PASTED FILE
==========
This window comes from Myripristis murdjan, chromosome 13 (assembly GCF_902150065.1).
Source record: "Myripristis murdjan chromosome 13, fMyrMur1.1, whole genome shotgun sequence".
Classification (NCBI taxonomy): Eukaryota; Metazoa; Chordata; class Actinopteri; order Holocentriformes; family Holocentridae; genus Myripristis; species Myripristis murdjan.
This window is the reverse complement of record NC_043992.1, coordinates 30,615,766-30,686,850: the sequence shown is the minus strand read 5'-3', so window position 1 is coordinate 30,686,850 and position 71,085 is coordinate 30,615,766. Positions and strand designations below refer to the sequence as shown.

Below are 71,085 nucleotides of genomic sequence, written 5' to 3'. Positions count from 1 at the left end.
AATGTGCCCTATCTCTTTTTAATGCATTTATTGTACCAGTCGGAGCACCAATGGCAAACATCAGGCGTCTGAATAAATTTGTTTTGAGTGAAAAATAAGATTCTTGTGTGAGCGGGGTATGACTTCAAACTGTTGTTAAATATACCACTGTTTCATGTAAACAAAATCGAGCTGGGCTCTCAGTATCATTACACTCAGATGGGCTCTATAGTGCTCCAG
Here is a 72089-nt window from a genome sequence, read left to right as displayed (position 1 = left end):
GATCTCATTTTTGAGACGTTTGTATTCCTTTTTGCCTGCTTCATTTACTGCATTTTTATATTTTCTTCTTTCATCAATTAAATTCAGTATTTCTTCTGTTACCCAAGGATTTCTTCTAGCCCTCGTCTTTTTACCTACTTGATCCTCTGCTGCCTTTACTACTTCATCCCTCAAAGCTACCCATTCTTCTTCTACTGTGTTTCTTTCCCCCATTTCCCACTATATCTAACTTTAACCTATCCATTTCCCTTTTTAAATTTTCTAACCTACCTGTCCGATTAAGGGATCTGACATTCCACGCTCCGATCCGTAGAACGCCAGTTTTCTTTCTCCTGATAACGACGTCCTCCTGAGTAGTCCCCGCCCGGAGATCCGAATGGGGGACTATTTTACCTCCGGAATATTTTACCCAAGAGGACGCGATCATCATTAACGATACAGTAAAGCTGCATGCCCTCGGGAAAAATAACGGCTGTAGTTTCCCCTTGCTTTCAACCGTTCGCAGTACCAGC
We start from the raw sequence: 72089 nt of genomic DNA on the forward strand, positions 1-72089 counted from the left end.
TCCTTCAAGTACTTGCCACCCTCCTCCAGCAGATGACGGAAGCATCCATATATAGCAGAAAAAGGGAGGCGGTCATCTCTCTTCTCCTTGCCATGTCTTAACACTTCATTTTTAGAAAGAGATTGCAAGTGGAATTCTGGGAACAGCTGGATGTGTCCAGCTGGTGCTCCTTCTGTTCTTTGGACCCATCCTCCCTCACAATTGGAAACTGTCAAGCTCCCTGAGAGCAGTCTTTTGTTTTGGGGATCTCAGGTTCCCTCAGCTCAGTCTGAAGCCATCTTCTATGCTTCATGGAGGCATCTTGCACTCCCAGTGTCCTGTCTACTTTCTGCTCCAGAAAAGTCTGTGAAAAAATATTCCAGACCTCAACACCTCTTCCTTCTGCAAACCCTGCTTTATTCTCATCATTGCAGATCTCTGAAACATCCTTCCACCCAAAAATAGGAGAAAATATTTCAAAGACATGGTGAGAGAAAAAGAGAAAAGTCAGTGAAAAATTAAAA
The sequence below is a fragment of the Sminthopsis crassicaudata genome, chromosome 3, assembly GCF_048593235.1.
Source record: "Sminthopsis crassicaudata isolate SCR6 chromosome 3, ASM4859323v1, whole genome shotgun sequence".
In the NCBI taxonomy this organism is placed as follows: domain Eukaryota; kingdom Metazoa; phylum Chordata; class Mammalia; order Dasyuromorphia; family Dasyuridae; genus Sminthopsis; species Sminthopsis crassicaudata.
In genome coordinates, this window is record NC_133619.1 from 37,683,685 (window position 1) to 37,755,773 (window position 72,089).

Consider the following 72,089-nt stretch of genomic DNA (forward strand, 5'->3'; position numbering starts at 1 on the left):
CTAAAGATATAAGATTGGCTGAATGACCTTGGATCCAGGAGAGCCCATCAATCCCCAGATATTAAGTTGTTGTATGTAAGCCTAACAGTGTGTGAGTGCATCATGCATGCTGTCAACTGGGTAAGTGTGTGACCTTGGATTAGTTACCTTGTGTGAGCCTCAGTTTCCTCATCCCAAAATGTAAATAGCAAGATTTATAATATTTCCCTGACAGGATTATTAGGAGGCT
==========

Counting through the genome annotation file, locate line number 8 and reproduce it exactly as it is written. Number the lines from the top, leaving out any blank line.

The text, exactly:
GATCTCATTTTTGAGACGTTTGTATTCCTTTTTGCCTGCTTCATTTACTGCATTTTTATATTTTCTTCTTTCATCAATTAAATTCAGTATTTCTTCTGTTACCCAAGGATTTCTTCTAGCCCTCGTCTTTTTACCTACTTGATCCTCTGCTGCCTTTACTACTTCATCCCTCAAAGCTACCCATTCTTCTTCTACTGTGTTTCTTTCCCCCATTTCCCACTATATCTAACTTTAACCTATCCATTTCCCTTTTTAAATTTTCTAACCTACCTGTCCGATTAAGGGATCTGACATTCCACGCTCCGATCCGTAGAACGCCAGTTTTCTTTCTCCTGATAACGACGTCCTCCTGAGTAGTCCCCGCCCGGAGATCCGAATGGGGGACTATTTTACCTCCGGAATATTTTACCCAAGAGGACGCGATCATCATTAACGATACAGTAAAGCTGCATGCCCTCGGGAAAAATAACGGCTGTAGTTTCCCCTTGCTTTCAACCGTTCGCAGTACCAGC